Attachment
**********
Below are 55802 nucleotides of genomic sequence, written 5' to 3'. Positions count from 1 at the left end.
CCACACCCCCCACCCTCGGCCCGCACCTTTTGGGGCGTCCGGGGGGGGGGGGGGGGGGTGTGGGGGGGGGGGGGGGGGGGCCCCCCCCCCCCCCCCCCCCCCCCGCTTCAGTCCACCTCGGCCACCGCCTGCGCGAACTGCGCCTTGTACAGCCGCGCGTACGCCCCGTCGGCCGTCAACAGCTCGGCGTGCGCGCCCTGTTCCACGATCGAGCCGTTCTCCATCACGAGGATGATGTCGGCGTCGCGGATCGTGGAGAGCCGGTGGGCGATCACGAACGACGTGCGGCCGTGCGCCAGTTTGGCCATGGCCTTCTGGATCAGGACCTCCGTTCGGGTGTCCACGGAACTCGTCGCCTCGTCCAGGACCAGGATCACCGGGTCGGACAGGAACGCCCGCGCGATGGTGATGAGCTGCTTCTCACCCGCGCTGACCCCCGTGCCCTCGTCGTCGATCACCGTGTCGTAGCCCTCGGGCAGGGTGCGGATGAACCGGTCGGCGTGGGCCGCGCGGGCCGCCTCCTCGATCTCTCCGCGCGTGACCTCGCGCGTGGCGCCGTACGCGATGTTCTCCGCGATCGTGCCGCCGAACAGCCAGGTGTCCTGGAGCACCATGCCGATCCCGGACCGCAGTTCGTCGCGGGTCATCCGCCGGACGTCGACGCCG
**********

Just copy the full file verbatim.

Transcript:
Below are 55802 nucleotides of genomic sequence, written 5' to 3'. Positions count from 1 at the left end.
CCACACCCCCCACCCTCGGCCCGCACCTTTTGGGGCGTCCGGGGGGGGGGGGGGGGGGTGTGGGGGGGGGGGGGGGGGGGCCCCCCCCCCCCCCCCCCCCCCCCGCTTCAGTCCACCTCGGCCACCGCCTGCGCGAACTGCGCCTTGTACAGCCGCGCGTACGCCCCGTCGGCCGTCAACAGCTCGGCGTGCGCGCCCTGTTCCACGATCGAGCCGTTCTCCATCACGAGGATGATGTCGGCGTCGCGGATCGTGGAGAGCCGGTGGGCGATCACGAACGACGTGCGGCCGTGCGCCAGTTTGGCCATGGCCTTCTGGATCAGGACCTCCGTTCGGGTGTCCACGGAACTCGTCGCCTCGTCCAGGACCAGGATCACCGGGTCGGACAGGAACGCCCGCGCGATGGTGATGAGCTGCTTCTCACCCGCGCTGACCCCCGTGCCCTCGTCGTCGATCACCGTGTCGTAGCCCTCGGGCAGGGTGCGGATGAACCGGTCGGCGTGGGCCGCGCGGGCCGCCTCCTCGATCTCTCCGCGCGTGACCTCGCGCGTGGCGCCGTACGCGATGTTCTCCGCGATCGTGCCGCCGAACAGCCAGGTGTCCTGGAGCACCATGCCGATCCCGGACCGCAGTTCGTCGCGGGTCATCCGCCGGACGTCGACGCCG